A preposterous plot, two ridiculed characters,
boy finally weds girl, all live happily ever after and all in
one act: plainly we have a farsa, a particular form of
one act opera popular at the turn of the eighteenth / nineteenth
centuries. This is the last such work that Rossini wrote (at
19) and is one of the best of that art form.
So why for all practical purposes did it disappear
from view? To which the answer would appear to be that Tancredi
was first performed within one month and L’Italiana in Algeri
within six months. This does not pretend to be in the same league.
The then evening’s entertainment would probably have been two
works of this genre plus a ballet: which probably explains why
there have been comparatively few productions over the last
This production makes up for that. It is direct,
lively and abounds in expression. The thick vein of sentimentality
running through the opera is explored to the full. The 'comic’
characters miss not a posture. It has its shortcomings but it
is a rollicking performance without irritating audience noise,
thumping feet on stage or even singers breathing.
Now before I put some detail on those generalisations,
I shall suggest to Pavane that they should give a prize to the
listener who identifies the most phrases and musical effects
which appear in later Rossini operas – this was only his ninth
and all his ‘greats’ were still to come.
The overture is the ‘bows struck on metal candle
holders’ overture and the clattering repetition is taken as
a call for breakneck speed. There is no time to pause to draw
breath before we are headlong into sentimentality and Florville’s
introduction and duettino with Mariana the maid.
Kazimierz Myrlak as Florville does not have
the most powerful voice and initially he seems distant from
the microphone. Further the orchestra are too loud in several
places, particularly early on, obscuring the voices of Myrlak
and others. However, Myrlak gradually asserts himself and it
is essential for him to do so when singing with Jan Wolanski
(Bruschino senior) and Jerzy Mahler (Gaudenzio).
These are our farsa characters and fortunately
they have distinctive bass timbres. Wolanski carries all before
him, even the ridiculous repetition of che caldo. In
the trio with Florville and Gaudenzio he sounds like a prodded
balloon which the others will soon puncture. Even in his deranged
mode later when denying the identity of his purported son (Florville)
he carries off the vocal leaping without hesitation.
Indeed there is no hesitation: two sections
of recitative are dramatically fast and are so good that unusually
the unaccompanied letter reading by Gaudenzio is my first example,
recited at a gallop with bags of expression and nothing missed.
Indeed Mahler has a superbly deep brown voice in all the recitatives
whether accompanied or not. Whilst he is not quite so comfortable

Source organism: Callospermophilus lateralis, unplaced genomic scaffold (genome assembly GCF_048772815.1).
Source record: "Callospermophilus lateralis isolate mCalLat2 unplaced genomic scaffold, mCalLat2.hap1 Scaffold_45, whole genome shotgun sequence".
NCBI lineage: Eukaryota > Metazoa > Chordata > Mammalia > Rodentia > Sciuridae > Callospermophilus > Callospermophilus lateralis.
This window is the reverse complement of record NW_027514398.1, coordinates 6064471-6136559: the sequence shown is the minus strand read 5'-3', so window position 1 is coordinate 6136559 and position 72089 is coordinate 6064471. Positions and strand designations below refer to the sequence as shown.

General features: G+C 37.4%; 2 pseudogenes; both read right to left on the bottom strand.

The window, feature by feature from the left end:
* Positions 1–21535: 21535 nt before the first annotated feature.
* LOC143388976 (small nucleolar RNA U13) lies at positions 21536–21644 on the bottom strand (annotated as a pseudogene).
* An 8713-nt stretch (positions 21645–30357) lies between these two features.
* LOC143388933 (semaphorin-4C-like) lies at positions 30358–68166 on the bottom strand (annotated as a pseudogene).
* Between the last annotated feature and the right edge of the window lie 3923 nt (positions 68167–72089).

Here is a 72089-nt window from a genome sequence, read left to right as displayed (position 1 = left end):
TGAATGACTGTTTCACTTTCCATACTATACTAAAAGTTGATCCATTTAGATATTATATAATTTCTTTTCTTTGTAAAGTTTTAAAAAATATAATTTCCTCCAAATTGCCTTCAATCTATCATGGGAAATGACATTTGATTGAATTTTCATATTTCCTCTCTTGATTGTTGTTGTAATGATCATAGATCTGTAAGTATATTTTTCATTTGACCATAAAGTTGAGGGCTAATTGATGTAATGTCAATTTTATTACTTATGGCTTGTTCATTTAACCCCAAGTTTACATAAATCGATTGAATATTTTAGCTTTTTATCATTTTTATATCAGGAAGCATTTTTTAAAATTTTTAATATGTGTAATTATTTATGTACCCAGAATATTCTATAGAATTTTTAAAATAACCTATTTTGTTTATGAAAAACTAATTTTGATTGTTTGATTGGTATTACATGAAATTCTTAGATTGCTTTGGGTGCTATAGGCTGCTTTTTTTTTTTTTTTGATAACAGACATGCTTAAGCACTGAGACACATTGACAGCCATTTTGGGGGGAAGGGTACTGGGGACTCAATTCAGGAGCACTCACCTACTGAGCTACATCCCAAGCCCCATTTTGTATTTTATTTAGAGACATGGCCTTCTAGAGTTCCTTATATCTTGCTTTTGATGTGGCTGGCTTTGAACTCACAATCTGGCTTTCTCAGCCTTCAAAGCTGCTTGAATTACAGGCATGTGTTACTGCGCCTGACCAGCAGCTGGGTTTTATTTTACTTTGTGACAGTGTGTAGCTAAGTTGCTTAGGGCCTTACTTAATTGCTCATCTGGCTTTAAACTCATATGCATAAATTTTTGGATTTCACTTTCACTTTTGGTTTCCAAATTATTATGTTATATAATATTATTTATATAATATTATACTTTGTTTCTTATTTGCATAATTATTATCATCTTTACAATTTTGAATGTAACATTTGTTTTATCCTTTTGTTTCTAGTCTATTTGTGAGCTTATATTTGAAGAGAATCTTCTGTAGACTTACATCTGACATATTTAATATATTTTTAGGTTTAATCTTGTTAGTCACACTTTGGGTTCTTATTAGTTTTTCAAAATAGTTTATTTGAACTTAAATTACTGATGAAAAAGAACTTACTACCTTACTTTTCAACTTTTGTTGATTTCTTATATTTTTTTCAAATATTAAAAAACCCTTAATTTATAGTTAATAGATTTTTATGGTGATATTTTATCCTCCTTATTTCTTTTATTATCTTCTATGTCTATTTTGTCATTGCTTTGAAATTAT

with some of the coloratura, he portrays well Gaudenzio’s lack
of comfort with himself: he seems to be the clown’s face with
a strong suggestion of inner pathos.
Dariusz Niemirowicz sings Filiberto the innkeeper
with a clear timbred voice essential to another rapid-fire recitation
and plot advancer. He manages to inject mischievous fun into
his role without reducing the quality of his tone. My real regret
is that there is not more of Halina Gorzynska who has the maid’s
tiny role. She has a delightfully clear voice.
Sofia is accorded a solo recitative and aria
with a plangent cor anglais background. Alicja Slowakiewicz,
with just a hint of shrillness at forte, delivers this with
some excellent tonal variations. As my second example I have
returned to a point partway through her duet with Florville
at the beginning of the opera. It was tempting to take an example
from her duet with Gaudenzio but that would overload the samples
in his favour. However it does demonstrate what to me is one
of the great strengths of this recording, namely that the combination
of the singers produces a result greater than the sum of the
parts. The duets and ensembles are almost all quite excellently
performed. That leads me to my third sample taken from the end
of the quartet of Bruschino’s discomfiture. The sample has Bruschino
Unfortunately whilst there is an extremely
detailed synopsis, which has the side effect of making the plot
seem even dafter than it is, there is no translation of the
libretto – which text you will certainly need if you are to
follow some of the interchanges on this crisp CD. Of the opera
I cannot improve upon Richard Osborne’s description: "a
small treasure trove of comic devices" [R. Osborne, Rossini,
The Dent Master Musicians Series, ed. S.Sadie (London: J.M.Dent,
1963) p15]. Of the performance, there are imperfections but
the treasure trove is laid before us very very entertainingly.